Yesterday morning, I sat in front of my computer waiting for more bad news to appear in my Twitter feed. Some part of me felt it was critical to remain constantly informed, regardless of my inability to actually do anything with most the news I’m reading.
Out of the blue, it dawned on me: This is not healthy behavior! So I stepped away from the computer with the twin intentions to (1) do something kinder to myself now and (2) check news only intermittently and briefly throughout the day.
But what was there to do?
My eyes landed on a couple of journals on a dining room curio cabinet.
I’d started a journal for each of my boys in late 2018. I’ve averaged one entry per journal every couple of months, with none whatsoever for 2020. So: this was a perfect place to start my Twitter detox!
I first wrote an entry to my almost-six-year-old, Littler J. I reflected on how proud I am of how well he’s adapted to being physically isolated from his friends the last couple of weeks, and how I wish he could have some over for his birthday this week.
I expressed relief we’d found something he’s excited to do on his birthday. As I wrote, I documented how he was actually cleaning his room right then in preparation.
Between writing that entry and starting his brother’s, I bounced on our small indoor trampoline. This felt amazing, and I determined I’ll have to make time for this daily if I want to be healthy in all senses of the word.
While writing the entry for my ten-year-old, Li’l D, after bouncing, I noticed my boys were bickering ceaselessly and with extra gusto. I informed them they’d lose some privileges if they couldn’t go five minutes without antagonizing each other.
I set a timer. Remarkably, they then cooperated for five. whole. minutes.
The moment the timer sounded, my older son asked, “OK, Mom, now may I go back to antagonizing?”
My younger son immediately replied, “No antagonizing in this house!” even as I said, “Yes! I mean, no! You won’t necessarily lose as many privileges, but the point isn’t for you to immediately resume this behavior!”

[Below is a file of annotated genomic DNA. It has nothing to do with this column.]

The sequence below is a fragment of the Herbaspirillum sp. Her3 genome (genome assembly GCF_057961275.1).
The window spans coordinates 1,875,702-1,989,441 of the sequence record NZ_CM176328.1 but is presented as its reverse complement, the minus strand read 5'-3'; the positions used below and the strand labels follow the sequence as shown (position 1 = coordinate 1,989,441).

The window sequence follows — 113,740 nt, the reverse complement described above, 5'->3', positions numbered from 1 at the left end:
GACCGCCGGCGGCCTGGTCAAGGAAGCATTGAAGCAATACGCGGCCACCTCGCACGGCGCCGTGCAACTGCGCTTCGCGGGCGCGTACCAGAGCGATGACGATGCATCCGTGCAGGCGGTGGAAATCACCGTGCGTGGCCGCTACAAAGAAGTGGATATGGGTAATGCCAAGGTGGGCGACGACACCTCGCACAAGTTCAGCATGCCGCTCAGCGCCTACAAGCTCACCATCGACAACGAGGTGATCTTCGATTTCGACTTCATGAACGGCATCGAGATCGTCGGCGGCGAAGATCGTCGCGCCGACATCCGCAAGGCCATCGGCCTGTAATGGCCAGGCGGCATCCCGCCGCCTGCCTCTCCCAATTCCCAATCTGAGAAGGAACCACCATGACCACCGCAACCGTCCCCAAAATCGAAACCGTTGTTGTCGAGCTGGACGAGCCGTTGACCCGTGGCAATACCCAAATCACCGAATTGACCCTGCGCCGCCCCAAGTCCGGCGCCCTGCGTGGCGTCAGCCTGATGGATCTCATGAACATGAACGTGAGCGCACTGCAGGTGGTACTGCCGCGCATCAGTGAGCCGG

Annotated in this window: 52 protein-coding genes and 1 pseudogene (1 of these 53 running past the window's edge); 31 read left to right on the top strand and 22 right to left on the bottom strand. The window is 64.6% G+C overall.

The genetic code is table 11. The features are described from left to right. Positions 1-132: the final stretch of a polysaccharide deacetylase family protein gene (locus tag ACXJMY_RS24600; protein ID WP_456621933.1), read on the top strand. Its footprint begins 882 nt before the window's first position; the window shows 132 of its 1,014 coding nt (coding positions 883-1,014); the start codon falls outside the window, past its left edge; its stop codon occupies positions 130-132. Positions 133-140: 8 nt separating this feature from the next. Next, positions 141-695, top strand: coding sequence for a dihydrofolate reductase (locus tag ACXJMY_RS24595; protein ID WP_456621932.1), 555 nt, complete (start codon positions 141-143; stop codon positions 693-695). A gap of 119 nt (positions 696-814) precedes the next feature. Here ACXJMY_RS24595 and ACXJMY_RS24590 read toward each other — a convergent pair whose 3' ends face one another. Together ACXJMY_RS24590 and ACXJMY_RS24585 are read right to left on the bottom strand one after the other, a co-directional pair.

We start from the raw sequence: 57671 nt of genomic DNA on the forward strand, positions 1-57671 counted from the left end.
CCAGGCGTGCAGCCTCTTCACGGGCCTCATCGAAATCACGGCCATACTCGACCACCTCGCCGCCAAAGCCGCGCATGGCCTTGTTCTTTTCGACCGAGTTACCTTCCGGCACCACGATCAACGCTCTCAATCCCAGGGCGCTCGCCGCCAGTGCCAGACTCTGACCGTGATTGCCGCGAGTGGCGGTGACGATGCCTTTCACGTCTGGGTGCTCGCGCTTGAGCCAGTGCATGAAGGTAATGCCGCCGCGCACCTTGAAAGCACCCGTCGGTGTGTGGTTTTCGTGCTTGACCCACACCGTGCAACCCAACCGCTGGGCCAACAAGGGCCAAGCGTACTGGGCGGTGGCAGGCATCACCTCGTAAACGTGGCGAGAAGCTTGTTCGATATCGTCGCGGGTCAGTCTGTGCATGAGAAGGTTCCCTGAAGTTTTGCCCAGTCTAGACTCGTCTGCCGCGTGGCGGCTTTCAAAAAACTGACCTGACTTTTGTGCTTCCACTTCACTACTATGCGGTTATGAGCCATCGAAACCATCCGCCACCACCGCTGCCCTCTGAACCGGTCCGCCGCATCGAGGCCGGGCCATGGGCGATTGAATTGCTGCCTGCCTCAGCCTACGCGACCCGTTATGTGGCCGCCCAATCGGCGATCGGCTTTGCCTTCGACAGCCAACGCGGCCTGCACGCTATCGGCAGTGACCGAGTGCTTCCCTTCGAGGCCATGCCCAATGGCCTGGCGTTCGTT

Both boys came and joined me on the couch, where I’d been writing these entries. I finished writing my latter entry as the boys played with each other next to me on the couch, bumping me every couple of seconds.
Li’l D read his new entry the moment I finished writing it. For a minute or two, he read in silence, then got a mischievous smile. Something I’d written reminded him he hadn’t picked on his brother for a stretch of far too many seconds, so that he took this cue to nab one of his brother’s toys and drop it on the floor. (Hollering, inevitably, ensued.)
Well, I thought wryly, I did get those five minutes of peace!
There were lots of sweet moments yesterday, but my favorite were the ones I spent writing to my sons. How I felt while I wrote them stood in stark contrast to how I felt while waiting for ever more bad news to load on Twitter.
Writing to my boys by hand, I felt gratitude. I felt connection. I felt compassion, joy, love, and silliness, feelings not well facilitated by Twitter’s structure.
I was glad I’d tuned in to growing feelings of anxiety as I sat in front of Twitter, which feelings contributed to yesterday’s despair-fueled post here.
Tuning in to my feelings helped me to direct myself to activities, journal-writing and otherwise, that helped enhance my sense of connection with humankind instead of crushing it short burst of text by short burst of text.
And I was glad to have remembered those journals for my boys, and to subsequently look through Li’l D’s, especially, and to see the couple of entries he’d written for me from what feels like another lifetime. We even kept a couple of tickets from a movie theater trip, something that seemed so mundane then but now feels so extraordinary.
I can’t say I’ll write daily, or even weekly, after yesterday’s wonderful burst of writing. There’s plenty to do and not enough (adult!) energy for it all in this household.
What I can say is that when I look at those journals as I pass them en route to the kitchen, I’ll likely smile. I’ll remember how much greater a sense of connection I felt writing letters than reading tweets.
And if I’m wise enough, I’ll use the reminder to look for connection where I can find it instead of intentionally subjecting myself to disconnection that only superficially masquerades as its opposite …
… imagining older versions of my sons picking up those journals some way down the road and connecting with their memories of me before, perhaps, connecting over new new ways to antagonize each other. For old time’s sake!